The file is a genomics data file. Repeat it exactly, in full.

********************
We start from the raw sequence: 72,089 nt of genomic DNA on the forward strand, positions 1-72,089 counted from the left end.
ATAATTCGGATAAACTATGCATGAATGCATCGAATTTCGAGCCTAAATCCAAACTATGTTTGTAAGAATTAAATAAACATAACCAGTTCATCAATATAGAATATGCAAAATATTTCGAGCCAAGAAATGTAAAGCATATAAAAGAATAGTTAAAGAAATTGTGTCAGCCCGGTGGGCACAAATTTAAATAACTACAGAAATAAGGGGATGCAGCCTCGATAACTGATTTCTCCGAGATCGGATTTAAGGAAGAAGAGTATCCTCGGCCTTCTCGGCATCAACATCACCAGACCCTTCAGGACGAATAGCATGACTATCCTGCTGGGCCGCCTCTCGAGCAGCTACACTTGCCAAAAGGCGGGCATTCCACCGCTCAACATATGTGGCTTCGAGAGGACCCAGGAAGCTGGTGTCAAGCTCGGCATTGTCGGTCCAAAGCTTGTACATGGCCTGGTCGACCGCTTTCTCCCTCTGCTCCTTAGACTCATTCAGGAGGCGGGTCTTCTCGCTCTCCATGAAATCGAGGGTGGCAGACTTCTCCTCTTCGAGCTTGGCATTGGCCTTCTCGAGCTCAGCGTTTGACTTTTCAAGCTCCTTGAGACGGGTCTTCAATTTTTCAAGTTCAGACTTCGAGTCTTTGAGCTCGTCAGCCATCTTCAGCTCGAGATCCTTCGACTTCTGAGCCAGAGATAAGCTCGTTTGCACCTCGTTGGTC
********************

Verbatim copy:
We start from the raw sequence: 72,089 nt of genomic DNA on the forward strand, positions 1-72,089 counted from the left end.
ATAATTCGGATAAACTATGCATGAATGCATCGAATTTCGAGCCTAAATCCAAACTATGTTTGTAAGAATTAAATAAACATAACCAGTTCATCAATATAGAATATGCAAAATATTTCGAGCCAAGAAATGTAAAGCATATAAAAGAATAGTTAAAGAAATTGTGTCAGCCCGGTGGGCACAAATTTAAATAACTACAGAAATAAGGGGATGCAGCCTCGATAACTGATTTCTCCGAGATCGGATTTAAGGAAGAAGAGTATCCTCGGCCTTCTCGGCATCAACATCACCAGACCCTTCAGGACGAATAGCATGACTATCCTGCTGGGCCGCCTCTCGAGCAGCTACACTTGCCAAAAGGCGGGCATTCCACCGCTCAACATATGTGGCTTCGAGAGGACCCAGGAAGCTGGTGTCAAGCTCGGCATTGTCGGTCCAAAGCTTGTACATGGCCTGGTCGACCGCTTTCTCCCTCTGCTCCTTAGACTCATTCAGGAGGCGGGTCTTCTCGCTCTCCATGAAATCGAGGGTGGCAGACTTCTCCTCTTCGAGCTTGGCATTGGCCTTCTCGAGCTCAGCGTTTGACTTTTCAAGCTCCTTGAGACGGGTCTTCAATTTTTCAAGTTCAGACTTCGAGTCTTTGAGCTCGTCAGCCATCTTCAGCTCGAGATCCTTCGACTTCTGAGCCAGAGATAAGCTCGTTTGCACCTCGTTGGTC